The Dallas Consolidated Electric Street Railway began operations in 1898 serving the Dallas area. It was purchased by the Dallas Electric Corporation in 1902 and again changed hands in 1925 as the Dallas Railway & Terminal Company.
In 1955 the operation became the Dallas Transit Company and operated for one more year before discontinuing streetcar operations.
The Fort Worth Street Railway dates back to 1874 as a horse-powered streetcar operation. It was renamed the Northern Texas Electric Company in 1902 and again changed hands in 1938 as the Fort Worth Transit Company. Streetcar service survived until 1939 when buses took over transit operations.
The Texas Traction Company served the town of McKinney beginning operations in 1907. In 1917 it was renamed the Texas Electric Railway and streetcar service survived until 1926.
The Lake Park Street Railway began operations in 1887 serving the town of Waxahachie. In 1891 it was renamed the Waxahachie Street Railway and again changed hands in 1912 as the Southern Traction Company before being purchased by the Texas Electric Railway in 1917. Streetcar operations were discontinued in 1932.
From a technical standpoint this interurban was the final such company ever chartered in the country. It did not begin service until 1927 (chartered on June 27, 1925) when the industry, in general, was in severe decline.
It served Houston, Highlands, Goose Creek, and Baytown on a system that stretched 34 miles. From a planning standpoint it was very well conceived and served more as a standard railroad with the significant freight traffic it was able to build, despite being electrically operated.
Not long after it was built it was purchased by the Missouri Pacific and became a permanent part of the company.
Another lately constructed interurban, the Eastern Texas began service in 1913 serving Port Aurthur and Beaumont on a 20 mile system.
It served a highly populated area and also was able to derive considerable earnings from carload freight. Unfortunately, it was not allowed to continue building new freight feeder lines and was forced to abandon in 1935.
The R&N was a very small operation, operating a four-mile line serving the town of Roby with the Katy at Roby Junction. Partly due to its small size it was operated for a very long time between 1915 and 1941 before ending service.
The Southwestern Traction Company served Belton and Temple on a 15-mile system that began in 1905. It attempted to expand but never had the funds to do so. Abandonment came in 1923.
A medium-sized interurban that served West Texas and the towns of El Paso and Isleta, about 13 miles. It began operations in 1913 and at its peak operated about 40 miles of track. Service was suspended by 1932.
The San Antonio Traction Company was formed in 1900 by several smaller railroad systems. At its peak the interurban served downtown San Antonio and the suburbs of Beacon Hill, Denver Heights, and Alamo Heights. Operations survived until 1933 when buses replaced railroad services.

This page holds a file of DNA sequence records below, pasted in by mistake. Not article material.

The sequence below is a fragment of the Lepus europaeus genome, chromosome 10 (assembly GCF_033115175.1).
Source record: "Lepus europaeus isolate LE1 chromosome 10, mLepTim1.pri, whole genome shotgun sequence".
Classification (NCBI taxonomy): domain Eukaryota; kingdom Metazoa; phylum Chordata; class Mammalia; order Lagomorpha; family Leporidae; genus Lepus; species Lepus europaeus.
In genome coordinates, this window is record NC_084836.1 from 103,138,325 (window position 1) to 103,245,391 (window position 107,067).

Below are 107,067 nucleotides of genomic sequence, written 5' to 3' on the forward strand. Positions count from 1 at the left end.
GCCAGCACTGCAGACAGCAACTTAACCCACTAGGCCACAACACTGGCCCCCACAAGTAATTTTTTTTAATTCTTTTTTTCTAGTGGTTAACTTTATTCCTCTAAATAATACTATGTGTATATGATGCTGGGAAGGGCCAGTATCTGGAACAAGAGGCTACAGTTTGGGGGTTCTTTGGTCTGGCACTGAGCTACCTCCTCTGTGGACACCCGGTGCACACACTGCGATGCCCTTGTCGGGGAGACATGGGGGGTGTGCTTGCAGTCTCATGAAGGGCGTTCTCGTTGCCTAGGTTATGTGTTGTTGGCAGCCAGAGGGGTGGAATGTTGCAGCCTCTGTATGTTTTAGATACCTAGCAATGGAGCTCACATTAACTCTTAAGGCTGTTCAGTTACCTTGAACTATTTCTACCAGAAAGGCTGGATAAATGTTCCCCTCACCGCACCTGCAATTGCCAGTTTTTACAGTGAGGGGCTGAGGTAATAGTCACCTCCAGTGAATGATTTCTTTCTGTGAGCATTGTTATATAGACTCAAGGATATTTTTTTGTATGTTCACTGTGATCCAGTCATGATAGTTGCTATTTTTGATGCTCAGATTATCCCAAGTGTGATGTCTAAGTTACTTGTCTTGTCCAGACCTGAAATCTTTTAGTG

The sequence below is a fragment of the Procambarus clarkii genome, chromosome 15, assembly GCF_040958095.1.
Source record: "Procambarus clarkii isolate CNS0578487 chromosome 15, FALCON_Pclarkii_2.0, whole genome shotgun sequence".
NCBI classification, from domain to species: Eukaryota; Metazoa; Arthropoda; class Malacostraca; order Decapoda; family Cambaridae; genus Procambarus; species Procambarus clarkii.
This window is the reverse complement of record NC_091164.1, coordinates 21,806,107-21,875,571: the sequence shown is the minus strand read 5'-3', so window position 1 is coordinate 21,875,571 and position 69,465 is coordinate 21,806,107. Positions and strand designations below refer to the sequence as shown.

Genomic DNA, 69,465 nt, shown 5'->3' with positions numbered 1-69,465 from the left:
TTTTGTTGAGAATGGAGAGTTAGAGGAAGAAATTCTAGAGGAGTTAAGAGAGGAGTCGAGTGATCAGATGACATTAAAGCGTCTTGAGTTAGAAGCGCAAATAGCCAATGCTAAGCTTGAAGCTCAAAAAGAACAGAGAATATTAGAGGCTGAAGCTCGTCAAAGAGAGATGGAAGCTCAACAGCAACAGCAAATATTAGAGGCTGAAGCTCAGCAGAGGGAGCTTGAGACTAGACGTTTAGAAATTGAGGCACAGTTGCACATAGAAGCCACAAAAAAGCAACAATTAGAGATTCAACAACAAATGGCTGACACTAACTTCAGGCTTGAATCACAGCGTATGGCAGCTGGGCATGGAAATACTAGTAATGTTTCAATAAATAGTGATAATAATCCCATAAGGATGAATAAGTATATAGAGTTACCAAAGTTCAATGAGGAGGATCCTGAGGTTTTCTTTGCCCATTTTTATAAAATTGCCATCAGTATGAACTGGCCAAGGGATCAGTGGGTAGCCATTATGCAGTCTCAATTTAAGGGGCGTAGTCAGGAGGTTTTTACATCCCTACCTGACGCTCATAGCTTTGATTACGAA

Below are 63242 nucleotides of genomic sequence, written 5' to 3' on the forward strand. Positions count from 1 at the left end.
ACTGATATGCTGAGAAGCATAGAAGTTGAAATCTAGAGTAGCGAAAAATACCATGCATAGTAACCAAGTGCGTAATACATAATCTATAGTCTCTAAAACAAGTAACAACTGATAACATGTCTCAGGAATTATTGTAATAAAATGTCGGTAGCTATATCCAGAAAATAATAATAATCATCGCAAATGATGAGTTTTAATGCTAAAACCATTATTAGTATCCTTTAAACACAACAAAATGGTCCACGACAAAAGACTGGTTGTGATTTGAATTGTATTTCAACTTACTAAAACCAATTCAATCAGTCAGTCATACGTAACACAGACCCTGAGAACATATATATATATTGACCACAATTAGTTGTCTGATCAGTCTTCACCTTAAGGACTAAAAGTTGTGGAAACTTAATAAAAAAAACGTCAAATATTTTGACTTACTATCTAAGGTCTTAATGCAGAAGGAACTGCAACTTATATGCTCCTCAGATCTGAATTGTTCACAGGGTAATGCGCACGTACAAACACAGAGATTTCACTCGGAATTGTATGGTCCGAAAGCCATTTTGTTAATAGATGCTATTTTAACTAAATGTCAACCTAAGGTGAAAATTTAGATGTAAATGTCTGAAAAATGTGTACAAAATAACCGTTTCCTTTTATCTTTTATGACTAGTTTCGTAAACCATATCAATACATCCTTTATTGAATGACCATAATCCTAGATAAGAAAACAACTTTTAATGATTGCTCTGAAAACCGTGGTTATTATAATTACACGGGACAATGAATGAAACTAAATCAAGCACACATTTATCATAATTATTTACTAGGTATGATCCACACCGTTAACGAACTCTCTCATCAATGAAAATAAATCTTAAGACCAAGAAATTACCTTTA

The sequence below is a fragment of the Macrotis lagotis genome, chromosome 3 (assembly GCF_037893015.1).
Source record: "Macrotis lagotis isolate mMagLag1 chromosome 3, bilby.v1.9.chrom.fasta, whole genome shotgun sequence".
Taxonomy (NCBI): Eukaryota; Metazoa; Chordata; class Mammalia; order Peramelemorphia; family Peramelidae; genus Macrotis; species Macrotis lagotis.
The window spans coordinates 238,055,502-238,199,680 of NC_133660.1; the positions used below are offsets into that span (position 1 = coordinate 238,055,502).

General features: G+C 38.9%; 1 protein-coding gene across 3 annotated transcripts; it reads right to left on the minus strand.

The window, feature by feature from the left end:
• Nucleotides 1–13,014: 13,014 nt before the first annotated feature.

The Northern Texas began operation in June, 1902 serving the large cities of Fort Worth and Dallas on a 35-mile system that was immediately profitable thanks to the region it served.
Additionally, thanks to interchanges with the later Texas Electric, the company derived additional traffic from folks traveling to Waco, Denison, and other nearby towns. At its peak nearly half of the main line was double tracked and featured trains running on a half-hour basis.
Unfortunately, it was never able to develop much freight business and lost substantial traffic during the 1920s. As such, by 1934 the system was out of business.
This operation began service in late 1912, as the Fort Worth Southern Traction Company, serving Fort Worth and Cleburne to the south on a 31 mile system.
It failed two years later and was purchased by the Northern Texas Traction which renamed it as the Tarrant County Traction. It had difficulty earning much revenues, despite a well-engineered route, and was abandoned by 1931.
This company began operations in 1911 serving its namesake cities on a system that covered 50 miles. Very well built with little competition from other interurbans or railroads in terms of the services provided it prospered.
Strangely, it weathered the Great Depression as well as could be expected and was still earning a profit but decided to abandon operations in 1936 in favor of buses as revenues were declining.
Bonham Railway, Power & Light
Brownsville Street & Interurban Railway
Corsicana Traction Company
Dallas Interurban Terminal
Galveston Electric Company (Operated streetcars in Galveston until 1938.)
Houston Electric Company
Roby Northern Railroad
Southwestern Gas & Electric Company (Purchased by the Middle West Utilities Company in 1925 and discontinued railroad services ten years later.)
Thanks to Robert Carter for help with the information on this section.
Corpus Christi Improvement Company
Wichita Falls Traction Company
Bryan & College Interurban Railway
Dallas Consolidated Electric Street Railway
Eastern Texas Electric Company
Rio Grande Valley Traction Company
Northern Texas Traction Company
Tarrant County Traction Company
Galveston-Houston Electric Railway
Jun 09, 23 02:38 PM
Jun 09, 23 02:37 PM
Jun 09, 23 02:35 PM
Jun 09, 23 02:30 PM
Jun 09, 23 02:25 PM
Wes Barris's SteamLocomotive.com is simply the best web resource on the study of steam locomotives.
It is difficult to truly articulate just how much material can be found at this website.
It is quite staggering and a must visit!